And what is Rutgers’ senior ancient historian up to these days? A lot, as it so happens.
Among other recent publications, Thomas Figueira draws the attention of his readers to the long-delayed, but now imminent, appearance of his study on 5th- and 4th-century colonization, “Classical Greek Colonization,” forthcoming in A History of Greek Colonisation and Settlement Overseas, G.R. Tsetskhladze, editor (E.J. Brill, Leiden) 427-524.
He continues his collaboration with his younger sister, D.M. Figuiera, the noted comparatist, in a series of papers and contributions on critical theory, including 2007 appearances at the XVIIIth Congress of the International Comparative Literature Association in Rio de Janeiro and at the conference Sparta in Comparative Perspective, Ancient to Modern: History, historiography and classical tradition in Nottingham.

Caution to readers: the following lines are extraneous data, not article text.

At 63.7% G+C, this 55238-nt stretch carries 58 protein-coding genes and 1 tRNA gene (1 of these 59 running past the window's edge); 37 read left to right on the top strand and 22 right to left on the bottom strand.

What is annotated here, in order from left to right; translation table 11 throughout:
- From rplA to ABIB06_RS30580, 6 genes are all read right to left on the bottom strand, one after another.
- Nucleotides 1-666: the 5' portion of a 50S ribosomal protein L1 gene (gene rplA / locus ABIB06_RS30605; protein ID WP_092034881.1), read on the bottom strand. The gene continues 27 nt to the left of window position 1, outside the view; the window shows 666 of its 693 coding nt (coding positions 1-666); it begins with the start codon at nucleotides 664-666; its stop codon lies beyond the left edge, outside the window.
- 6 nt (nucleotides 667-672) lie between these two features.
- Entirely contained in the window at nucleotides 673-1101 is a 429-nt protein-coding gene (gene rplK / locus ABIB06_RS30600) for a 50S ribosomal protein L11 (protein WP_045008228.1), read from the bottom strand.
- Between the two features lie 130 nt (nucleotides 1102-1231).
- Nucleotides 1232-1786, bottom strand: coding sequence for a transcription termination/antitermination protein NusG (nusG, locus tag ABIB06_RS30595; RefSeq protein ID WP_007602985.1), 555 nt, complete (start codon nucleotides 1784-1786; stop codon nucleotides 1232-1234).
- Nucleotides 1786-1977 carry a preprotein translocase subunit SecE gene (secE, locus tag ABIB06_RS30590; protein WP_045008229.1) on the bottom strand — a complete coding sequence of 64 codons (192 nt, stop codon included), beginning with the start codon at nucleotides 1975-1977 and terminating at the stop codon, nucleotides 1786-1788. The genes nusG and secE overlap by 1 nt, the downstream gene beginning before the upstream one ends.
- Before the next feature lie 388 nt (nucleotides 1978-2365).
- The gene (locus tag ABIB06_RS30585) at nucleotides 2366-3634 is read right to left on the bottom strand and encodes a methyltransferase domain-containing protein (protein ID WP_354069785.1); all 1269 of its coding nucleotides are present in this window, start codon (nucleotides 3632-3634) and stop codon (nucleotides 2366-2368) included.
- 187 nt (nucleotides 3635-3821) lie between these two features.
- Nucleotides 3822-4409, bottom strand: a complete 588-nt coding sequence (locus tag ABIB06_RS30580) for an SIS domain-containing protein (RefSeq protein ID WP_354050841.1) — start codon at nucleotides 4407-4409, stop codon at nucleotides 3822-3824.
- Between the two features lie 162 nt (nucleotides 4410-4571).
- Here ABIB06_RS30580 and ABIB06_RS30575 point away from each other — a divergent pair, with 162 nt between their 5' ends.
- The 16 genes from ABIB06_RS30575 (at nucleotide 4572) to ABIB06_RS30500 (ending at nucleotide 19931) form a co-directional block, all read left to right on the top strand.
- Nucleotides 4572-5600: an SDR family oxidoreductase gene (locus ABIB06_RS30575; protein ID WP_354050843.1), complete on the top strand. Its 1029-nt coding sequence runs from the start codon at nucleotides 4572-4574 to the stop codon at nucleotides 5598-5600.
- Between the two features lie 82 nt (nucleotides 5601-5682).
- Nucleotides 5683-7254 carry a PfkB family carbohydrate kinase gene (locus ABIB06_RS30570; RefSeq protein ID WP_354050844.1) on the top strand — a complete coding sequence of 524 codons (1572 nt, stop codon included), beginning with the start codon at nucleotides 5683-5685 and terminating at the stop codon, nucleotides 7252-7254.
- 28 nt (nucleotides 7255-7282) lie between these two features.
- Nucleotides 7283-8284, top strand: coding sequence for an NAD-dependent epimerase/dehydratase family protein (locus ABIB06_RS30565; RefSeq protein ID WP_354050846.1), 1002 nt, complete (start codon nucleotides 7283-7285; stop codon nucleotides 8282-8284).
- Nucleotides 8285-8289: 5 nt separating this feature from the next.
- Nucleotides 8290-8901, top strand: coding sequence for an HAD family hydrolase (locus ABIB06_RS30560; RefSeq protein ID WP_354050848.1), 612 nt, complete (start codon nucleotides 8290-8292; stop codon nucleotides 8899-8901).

Figueira will give two papers in Cork, Eire (at the International Sparta Seminar and the Celtic Congress of Classical Studies) in July, and, next year, will speak at the Philadelphia 2009 APA Annual Meeting, and at conferences in Liverpool and at Corinth.
In Rutgers notes, Figueira will be representing the School of Arts and Sciences (New Brunswick) in the Rutgers University Senate, and continues his participation in the RU Honors program under colleague Dean Sarolta Takács.
He calls everyone’s attention to the recent completion of Ancient History themed dissertations by Andrew Scott and Gregory Golden (Corey Brennan supervising), and wishes to convey his warmest appreciations to Corey and Leah Kronenberg for their efforts resulting in the addition of Timothy Power, Serena Connolly, and Emily Allen as tenure-track Classics colleagues. (Many thanks to you too, Tom! Ed]